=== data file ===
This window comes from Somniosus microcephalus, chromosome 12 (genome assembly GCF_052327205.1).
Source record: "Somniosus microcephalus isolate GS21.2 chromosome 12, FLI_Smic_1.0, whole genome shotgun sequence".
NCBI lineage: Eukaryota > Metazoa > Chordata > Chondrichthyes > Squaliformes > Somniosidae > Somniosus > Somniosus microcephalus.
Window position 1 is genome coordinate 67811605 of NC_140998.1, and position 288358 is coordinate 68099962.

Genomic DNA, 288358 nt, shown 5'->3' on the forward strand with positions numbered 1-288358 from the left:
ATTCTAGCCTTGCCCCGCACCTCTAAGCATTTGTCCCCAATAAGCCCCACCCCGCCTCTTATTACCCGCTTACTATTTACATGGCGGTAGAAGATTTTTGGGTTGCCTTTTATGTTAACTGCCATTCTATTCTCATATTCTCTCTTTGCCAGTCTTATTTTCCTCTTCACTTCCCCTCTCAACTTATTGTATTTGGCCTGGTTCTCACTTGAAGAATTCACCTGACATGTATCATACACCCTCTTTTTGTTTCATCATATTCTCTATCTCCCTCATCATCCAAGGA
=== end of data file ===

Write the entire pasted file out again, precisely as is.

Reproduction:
This window comes from Somniosus microcephalus, chromosome 12 (genome assembly GCF_052327205.1).
Source record: "Somniosus microcephalus isolate GS21.2 chromosome 12, FLI_Smic_1.0, whole genome shotgun sequence".
NCBI lineage: Eukaryota > Metazoa > Chordata > Chondrichthyes > Squaliformes > Somniosidae > Somniosus > Somniosus microcephalus.
Window position 1 is genome coordinate 67811605 of NC_140998.1, and position 288358 is coordinate 68099962.

Genomic DNA, 288358 nt, shown 5'->3' on the forward strand with positions numbered 1-288358 from the left:
ATTCTAGCCTTGCCCCGCACCTCTAAGCATTTGTCCCCAATAAGCCCCACCCCGCCTCTTATTACCCGCTTACTATTTACATGGCGGTAGAAGATTTTTGGGTTGCCTTTTATGTTAACTGCCATTCTATTCTCATATTCTCTCTTTGCCAGTCTTATTTTCCTCTTCACTTCCCCTCTCAACTTATTGTATTTGGCCTGGTTCTCACTTGAAGAATTCACCTGACATGTATCATACACCCTCTTTTTGTTTCATCATATTCTCTATCTCCCTCATCATCCAAGGA